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On Books, Money and Jewish Women

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This is a true story about an honest Jewish teenager. And about how Torah guidelines contribute to a more civilized society.
 
Many years ago, from my personal interest in the topic and, okay… I admit it, my obsessive love of books, I amassed a collection of books on the general topic of women and Judaism that numbered in the hundreds. The collection includes books about women in Jewish history, women in Jewish law, women in the Hebrew Bible, Jewish feminism, children’s books about Jewish women, women’s Torah commentaries, fiction and poetry by Jewish women and, well… you get the idea. These were an invaluable resource to me when I was formally teaching college courses about women and Judaism.
 
My husband is a rabbi and I worked as a Jewish educator, so we had a really insane number of books in our home in America. In order to reduce the number of books we owned to a number that would fit into a modest apartment in Israel, we sold many hundreds of books before making aliyah.
 
Before we left America, I attempted to place the women and Judaism books in a library that would value them as a collection. I felt they had much more impact as a collection and I didn’t want to sell them one-by-one. Alas, I found no takers, so we brought them to Israel with us.
 
Now, facing another move this coming spring, I decided to try again to find an institution that would value the collection. Happily, I found such a place – a relatively new program for post-high school girls who are academically inclined and whose founding director is open to a range of perspectives on Jewish issues.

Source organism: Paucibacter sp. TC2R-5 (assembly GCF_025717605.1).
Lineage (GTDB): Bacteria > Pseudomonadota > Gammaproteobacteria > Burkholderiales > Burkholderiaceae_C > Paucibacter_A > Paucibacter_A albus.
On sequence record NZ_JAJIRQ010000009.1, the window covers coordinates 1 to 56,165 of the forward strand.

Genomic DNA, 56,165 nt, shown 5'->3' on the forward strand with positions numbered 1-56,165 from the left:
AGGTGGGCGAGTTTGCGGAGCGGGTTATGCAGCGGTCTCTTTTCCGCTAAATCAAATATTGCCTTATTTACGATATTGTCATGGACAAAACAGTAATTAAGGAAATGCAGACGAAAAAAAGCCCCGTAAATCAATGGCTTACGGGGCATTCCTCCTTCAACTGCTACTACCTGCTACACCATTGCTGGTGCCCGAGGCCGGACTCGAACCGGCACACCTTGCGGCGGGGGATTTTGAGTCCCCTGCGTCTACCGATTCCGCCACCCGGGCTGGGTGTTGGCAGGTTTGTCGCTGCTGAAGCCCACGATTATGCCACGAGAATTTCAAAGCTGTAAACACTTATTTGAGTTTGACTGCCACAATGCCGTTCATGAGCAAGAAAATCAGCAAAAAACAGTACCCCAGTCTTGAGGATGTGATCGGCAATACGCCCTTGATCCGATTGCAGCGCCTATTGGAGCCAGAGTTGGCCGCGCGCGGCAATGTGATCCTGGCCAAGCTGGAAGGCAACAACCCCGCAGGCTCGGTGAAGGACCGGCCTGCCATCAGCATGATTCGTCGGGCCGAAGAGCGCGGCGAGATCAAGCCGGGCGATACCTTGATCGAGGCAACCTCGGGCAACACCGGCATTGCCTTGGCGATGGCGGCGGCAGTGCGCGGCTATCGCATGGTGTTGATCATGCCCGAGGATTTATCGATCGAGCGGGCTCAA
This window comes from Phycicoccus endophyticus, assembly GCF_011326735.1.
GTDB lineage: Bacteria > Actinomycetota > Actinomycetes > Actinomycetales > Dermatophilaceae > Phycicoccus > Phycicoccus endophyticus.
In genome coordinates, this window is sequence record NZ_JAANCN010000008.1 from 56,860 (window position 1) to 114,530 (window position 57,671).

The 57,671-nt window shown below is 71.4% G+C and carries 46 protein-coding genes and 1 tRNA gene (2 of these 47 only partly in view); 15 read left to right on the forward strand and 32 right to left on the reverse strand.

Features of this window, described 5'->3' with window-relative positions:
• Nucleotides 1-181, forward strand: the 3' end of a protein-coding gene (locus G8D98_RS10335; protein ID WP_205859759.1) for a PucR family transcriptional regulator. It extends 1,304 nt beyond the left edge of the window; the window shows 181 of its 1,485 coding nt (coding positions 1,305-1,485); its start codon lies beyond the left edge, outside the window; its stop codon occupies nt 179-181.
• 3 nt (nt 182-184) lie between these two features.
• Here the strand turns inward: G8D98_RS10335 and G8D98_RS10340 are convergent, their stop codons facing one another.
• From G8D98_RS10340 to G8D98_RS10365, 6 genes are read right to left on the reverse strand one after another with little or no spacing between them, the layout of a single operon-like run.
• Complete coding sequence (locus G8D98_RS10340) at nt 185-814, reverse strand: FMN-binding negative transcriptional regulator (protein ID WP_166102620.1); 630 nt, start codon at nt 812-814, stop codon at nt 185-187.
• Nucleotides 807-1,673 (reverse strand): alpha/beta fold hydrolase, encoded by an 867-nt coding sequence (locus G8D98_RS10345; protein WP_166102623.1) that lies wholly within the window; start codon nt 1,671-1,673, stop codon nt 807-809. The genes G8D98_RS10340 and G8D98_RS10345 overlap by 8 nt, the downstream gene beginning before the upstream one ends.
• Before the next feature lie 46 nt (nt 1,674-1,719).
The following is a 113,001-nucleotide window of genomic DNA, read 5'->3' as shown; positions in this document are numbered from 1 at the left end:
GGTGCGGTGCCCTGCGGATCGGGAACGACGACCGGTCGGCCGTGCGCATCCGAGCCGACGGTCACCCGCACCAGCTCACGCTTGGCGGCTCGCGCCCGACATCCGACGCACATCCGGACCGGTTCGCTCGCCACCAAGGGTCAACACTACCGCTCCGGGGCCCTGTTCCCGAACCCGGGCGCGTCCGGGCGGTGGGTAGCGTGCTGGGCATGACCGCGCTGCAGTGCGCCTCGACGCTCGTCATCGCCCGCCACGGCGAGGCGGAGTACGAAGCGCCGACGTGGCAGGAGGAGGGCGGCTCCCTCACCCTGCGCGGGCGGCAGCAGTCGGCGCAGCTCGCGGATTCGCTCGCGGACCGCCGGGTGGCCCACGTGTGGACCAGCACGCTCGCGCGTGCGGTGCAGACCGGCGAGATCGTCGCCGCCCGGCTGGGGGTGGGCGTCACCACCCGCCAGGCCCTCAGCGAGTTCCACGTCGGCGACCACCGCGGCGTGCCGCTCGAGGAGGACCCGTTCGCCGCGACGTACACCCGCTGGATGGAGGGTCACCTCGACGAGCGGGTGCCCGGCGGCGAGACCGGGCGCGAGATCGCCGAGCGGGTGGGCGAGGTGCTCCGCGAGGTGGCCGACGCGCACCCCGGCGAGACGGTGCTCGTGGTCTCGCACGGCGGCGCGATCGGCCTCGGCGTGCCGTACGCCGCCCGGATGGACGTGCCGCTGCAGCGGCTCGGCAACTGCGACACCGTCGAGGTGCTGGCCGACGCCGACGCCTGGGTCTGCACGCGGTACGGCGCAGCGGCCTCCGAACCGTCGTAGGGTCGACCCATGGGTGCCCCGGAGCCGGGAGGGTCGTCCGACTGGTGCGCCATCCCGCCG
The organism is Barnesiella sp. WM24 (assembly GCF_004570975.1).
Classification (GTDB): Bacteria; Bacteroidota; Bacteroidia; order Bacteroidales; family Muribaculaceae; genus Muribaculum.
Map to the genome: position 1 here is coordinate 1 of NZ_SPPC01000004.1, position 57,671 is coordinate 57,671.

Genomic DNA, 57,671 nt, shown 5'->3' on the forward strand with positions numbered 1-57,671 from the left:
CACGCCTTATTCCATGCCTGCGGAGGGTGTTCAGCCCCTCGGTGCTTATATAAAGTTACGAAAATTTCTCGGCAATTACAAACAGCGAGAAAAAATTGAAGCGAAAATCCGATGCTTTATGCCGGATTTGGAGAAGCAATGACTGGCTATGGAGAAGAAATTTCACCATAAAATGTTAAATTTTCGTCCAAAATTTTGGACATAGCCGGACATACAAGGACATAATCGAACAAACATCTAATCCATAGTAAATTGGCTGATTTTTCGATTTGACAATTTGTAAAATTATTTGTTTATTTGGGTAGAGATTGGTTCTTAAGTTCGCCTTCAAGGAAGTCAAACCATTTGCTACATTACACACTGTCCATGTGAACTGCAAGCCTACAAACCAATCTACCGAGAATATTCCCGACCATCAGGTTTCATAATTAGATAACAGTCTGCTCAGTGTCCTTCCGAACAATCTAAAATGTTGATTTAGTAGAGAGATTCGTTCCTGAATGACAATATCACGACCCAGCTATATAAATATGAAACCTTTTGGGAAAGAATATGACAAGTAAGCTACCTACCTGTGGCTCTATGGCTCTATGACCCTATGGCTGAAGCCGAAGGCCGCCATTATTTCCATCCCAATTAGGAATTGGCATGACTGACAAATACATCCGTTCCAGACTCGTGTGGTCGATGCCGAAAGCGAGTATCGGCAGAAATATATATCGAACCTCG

A week ago, the husband of the program director came to pick up the books. He worked for a long time, filling a plastic tub with books and schlepping them to his car and then doing it again. And again. Until he said his car was completely full and he couldn’t fit in even one more book.
 
The next day, the program director sent me pictures of the girls unpacking, sorting and shelving the entire collection. I was so thrilled that a new group of Jewish students would benefit from the books I had so lovingly collected.
 
Two nights later, while lying in bed, my eyes flew open with a start. I suddenly remembered that, some years before, concerned that we might need it in the future, I had tucked away 3000 shekels (about $825) in cash in an envelope in one of those books. I had completely forgotten about it until that moment, when Hashem reminded me.

An envelope full of cash. No identifying markings. Considering the way the books had been stacked and tossed about and unpacked from the car and laid out in random piles on the tables in the Beit Midrash (study hall), I knew the envelope could be anywhere, from the street to the car to someone’s pocket.

The next day, I got a Facebook message from a young woman I don’t know. Let’s call her M. She asked me if I was the one who had recently donated a lot of books to her school. When I confirmed that I had, she said, “I found something inside [one of the books] that I would assume you’d like back.” And, to my great relief, the envelope, with all its contents, has since been returned.